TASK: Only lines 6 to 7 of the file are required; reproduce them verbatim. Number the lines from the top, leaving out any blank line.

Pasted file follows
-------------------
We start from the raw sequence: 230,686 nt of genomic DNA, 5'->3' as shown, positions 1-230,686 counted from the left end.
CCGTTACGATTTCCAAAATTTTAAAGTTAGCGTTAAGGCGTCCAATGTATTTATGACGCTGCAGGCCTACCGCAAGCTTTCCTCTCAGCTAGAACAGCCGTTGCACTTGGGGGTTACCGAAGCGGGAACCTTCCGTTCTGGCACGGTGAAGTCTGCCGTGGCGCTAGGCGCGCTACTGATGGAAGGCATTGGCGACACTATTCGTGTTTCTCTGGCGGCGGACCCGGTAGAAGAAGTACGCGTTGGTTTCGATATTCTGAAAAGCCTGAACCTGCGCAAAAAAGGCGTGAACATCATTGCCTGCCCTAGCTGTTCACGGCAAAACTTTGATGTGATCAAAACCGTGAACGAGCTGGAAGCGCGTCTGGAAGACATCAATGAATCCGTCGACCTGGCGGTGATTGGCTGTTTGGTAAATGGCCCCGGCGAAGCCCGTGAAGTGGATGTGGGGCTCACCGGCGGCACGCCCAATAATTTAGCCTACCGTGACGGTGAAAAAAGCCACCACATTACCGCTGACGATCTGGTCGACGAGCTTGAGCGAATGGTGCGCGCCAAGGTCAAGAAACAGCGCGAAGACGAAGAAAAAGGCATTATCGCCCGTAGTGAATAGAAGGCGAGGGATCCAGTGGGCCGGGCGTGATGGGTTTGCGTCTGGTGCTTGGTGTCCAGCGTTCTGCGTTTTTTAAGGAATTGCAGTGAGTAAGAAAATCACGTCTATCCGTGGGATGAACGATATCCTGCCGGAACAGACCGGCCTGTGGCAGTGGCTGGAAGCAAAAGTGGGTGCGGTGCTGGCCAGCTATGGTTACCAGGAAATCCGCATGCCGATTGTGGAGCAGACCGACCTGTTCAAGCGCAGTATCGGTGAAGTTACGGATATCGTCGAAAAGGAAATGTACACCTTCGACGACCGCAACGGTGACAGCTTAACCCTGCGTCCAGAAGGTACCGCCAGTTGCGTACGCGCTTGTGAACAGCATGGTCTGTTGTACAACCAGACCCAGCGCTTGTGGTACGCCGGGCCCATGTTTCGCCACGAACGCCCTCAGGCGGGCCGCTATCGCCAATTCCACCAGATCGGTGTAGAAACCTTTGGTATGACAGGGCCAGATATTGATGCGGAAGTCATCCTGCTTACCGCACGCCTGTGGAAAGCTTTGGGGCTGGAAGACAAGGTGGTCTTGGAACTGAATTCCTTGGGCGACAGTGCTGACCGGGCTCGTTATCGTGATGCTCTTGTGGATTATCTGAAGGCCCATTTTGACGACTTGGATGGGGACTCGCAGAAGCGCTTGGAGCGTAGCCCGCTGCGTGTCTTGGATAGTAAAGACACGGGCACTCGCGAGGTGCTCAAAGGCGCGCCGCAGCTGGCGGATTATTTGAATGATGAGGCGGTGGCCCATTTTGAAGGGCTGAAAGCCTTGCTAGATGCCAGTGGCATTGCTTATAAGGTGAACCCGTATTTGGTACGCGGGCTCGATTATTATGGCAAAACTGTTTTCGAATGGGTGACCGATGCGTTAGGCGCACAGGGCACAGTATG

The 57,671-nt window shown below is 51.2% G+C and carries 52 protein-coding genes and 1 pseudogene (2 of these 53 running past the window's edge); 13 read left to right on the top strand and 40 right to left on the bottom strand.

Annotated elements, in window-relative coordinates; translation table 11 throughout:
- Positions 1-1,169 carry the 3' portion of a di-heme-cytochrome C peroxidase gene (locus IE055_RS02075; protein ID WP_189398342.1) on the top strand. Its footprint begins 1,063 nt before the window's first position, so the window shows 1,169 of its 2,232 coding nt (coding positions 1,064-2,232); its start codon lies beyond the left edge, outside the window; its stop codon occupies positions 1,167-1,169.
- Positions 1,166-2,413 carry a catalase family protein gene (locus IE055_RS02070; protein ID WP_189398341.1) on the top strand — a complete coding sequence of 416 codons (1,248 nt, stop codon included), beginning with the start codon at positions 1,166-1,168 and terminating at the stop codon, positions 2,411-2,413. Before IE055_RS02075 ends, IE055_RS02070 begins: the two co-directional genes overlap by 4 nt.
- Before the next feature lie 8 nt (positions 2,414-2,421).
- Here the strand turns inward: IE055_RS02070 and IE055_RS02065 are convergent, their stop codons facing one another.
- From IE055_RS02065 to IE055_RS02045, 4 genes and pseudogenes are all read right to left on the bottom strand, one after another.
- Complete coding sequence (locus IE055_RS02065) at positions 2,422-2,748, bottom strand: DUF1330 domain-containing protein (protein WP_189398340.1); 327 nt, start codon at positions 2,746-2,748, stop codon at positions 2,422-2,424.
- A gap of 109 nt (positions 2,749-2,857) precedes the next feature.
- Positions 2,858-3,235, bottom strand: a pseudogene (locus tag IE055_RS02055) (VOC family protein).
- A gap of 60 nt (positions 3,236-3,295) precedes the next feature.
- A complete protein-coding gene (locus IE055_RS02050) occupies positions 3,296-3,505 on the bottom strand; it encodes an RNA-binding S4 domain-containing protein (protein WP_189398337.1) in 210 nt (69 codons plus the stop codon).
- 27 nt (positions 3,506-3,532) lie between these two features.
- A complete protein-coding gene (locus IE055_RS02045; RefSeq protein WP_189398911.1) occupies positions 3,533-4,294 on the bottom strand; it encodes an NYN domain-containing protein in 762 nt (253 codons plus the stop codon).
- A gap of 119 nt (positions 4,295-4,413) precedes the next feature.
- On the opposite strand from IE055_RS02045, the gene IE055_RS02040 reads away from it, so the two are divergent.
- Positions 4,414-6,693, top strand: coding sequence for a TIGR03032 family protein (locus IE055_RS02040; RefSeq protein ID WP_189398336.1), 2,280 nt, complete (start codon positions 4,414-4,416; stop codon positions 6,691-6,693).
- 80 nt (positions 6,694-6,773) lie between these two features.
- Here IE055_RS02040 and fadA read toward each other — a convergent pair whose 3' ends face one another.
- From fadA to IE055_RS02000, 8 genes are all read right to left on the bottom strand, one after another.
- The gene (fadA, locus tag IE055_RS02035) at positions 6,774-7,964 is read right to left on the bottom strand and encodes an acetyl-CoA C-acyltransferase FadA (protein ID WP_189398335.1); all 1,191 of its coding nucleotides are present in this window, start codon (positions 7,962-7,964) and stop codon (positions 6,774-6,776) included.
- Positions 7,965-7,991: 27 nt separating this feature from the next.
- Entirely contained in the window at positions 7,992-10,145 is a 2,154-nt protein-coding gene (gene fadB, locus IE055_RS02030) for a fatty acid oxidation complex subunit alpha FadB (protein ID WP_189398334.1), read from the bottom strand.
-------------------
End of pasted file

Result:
- Positions 1,166-2,413 carry a catalase family protein gene (locus IE055_RS02070; protein ID WP_189398341.1) on the top strand — a complete coding sequence of 416 codons (1,248 nt, stop codon included), beginning with the start codon at positions 1,166-1,168 and terminating at the stop codon, positions 2,411-2,413. Before IE055_RS02075 ends, IE055_RS02070 begins: the two co-directional genes overlap by 4 nt.
- Before the next feature lie 8 nt (positions 2,414-2,421).